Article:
Justin also reviewed the recording platform called Audacity. Audacity is a free, easy-to-use and multilingual audio editor and recorder. Basic features, as listed on their website, including… Record live audio, record computer playback on any Windows Vista or later machine, convert tapes and records into digital recordings or CDs, Edit WAV, AIFF, FLAC, MP2, MP3 or Ogg Vorbis sound files. It would also allow me to cut, copy, splice or mix sounds together and change the speed or pitch of a recording.

With all of these new resources that are available to me, I know I will be able to create excellent audio and video recordings. I would like to thank St. Mary’s College Media Center, Justin Foreman, and Coplac digital learning for the opportunity.×200.jpg

Blog Post 3

I met with the St. Mary’s College of Maryland Research Librarian on January 31st. The meeting was extremely influential in helping me to get my research started. As I mentioned in my previous blog post, I was always looking for the right answer. After taking a minute to stop looking for the right answer, and just look at everything available, I know now more than before what this research phase means.

The research that I do now is the foundation for the success of this final project. The St. Mary’s Librarian started off with many of the sources that I had already known were available to me, but one thing that she said seemed to stick out the most. She referenced an old newspaper that was from the area. Could this paper have covered The Song of Solomon? That question began to burn in my mind, so off I went to research and find this paper, searching for the title of my book, but came up empty. Maybe change how or what I am searching for? Censorship, maybe that would do the trick? Still nothing, after continuing the search and expanding the terms I decided it would be best to move away from this source.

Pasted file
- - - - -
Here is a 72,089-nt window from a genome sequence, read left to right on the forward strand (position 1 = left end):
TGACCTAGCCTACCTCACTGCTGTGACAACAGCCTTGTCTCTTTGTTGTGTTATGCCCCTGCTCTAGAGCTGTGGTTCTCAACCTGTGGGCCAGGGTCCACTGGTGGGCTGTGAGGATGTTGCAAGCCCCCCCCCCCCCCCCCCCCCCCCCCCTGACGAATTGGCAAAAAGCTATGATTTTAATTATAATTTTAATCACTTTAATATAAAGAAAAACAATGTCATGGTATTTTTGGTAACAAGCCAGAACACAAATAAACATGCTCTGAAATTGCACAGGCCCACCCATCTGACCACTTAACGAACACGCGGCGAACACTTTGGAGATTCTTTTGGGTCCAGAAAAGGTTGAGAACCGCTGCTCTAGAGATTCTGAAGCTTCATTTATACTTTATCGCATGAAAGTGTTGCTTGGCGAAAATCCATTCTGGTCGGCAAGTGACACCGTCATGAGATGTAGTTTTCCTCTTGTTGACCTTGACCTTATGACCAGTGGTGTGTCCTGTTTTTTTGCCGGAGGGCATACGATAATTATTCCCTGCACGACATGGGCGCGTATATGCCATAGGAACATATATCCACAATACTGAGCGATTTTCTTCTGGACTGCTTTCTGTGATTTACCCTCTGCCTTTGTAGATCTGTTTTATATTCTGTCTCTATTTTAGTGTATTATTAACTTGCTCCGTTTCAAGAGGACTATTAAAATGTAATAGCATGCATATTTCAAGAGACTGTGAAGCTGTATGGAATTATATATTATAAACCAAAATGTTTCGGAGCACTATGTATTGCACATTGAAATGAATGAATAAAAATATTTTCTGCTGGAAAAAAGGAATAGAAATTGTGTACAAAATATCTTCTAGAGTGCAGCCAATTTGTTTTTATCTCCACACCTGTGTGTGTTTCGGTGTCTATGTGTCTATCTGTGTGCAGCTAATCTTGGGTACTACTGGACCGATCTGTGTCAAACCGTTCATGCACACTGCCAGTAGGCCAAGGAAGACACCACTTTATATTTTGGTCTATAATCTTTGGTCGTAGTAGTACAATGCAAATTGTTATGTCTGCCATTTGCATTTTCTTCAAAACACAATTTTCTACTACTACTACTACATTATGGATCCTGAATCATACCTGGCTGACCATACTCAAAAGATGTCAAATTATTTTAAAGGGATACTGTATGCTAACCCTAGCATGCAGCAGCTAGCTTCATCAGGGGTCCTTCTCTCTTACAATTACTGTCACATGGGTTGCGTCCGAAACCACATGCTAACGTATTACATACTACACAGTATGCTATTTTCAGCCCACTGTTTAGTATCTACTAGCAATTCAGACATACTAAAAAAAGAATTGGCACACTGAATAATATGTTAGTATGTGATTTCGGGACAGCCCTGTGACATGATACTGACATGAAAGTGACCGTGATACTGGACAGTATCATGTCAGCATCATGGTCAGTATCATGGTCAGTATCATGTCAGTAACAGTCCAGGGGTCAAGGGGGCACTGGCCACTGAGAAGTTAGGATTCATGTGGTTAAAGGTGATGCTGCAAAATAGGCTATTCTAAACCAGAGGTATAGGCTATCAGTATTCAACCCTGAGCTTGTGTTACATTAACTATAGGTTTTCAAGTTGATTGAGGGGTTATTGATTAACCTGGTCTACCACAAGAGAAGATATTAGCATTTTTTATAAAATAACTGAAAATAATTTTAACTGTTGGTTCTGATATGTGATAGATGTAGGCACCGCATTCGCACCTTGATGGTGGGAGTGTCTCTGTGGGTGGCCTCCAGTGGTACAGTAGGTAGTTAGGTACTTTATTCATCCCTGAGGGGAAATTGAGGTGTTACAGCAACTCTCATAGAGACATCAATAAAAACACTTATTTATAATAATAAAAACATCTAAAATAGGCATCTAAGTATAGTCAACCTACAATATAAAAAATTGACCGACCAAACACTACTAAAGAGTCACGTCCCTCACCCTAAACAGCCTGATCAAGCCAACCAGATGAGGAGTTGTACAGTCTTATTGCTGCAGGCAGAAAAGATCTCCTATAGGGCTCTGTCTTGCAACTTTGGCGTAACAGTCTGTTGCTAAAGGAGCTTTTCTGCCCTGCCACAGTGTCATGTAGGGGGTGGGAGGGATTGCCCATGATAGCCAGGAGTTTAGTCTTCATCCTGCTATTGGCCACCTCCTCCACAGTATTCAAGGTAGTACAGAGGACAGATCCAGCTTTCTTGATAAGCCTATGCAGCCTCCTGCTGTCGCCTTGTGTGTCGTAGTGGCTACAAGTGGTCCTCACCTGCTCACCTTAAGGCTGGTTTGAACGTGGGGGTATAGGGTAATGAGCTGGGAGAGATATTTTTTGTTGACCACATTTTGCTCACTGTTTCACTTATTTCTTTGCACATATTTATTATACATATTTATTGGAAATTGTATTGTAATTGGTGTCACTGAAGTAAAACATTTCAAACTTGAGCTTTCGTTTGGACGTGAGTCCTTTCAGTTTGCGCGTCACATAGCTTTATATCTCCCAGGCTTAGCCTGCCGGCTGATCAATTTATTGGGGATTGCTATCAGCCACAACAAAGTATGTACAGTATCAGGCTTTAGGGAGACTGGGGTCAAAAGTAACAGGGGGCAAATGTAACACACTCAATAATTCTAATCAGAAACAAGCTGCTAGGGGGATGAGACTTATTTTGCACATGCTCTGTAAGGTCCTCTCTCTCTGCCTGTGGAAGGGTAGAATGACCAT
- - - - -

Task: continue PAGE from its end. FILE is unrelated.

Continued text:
The Librarian also gave us another newspaper, called the Enterprise. I started off the search and was amazed at how much there was. There was a wave of primary source information that I needed to sift through. Source after source I was more and more involved and convinced that The Song of Solomon was going to be the most controversial book ever written in the United States. I saw how the people of St. Mary’s county reacted to this, but how did other people not in the county react? My next step will be to research how much of a stir this book caused in other places in the country.

Now that I have a good foundation of research from the Enterprise, I will need to contact the St. Mary’s library research librarian and see if they know anything that could help expand my view on the book. I also need to check the book out from the school’s library, every time I set a day to pick up the book I forget to search through the catalog and find the book number. Reading the book and trying to think like a parent or school teacher will be a valuable research.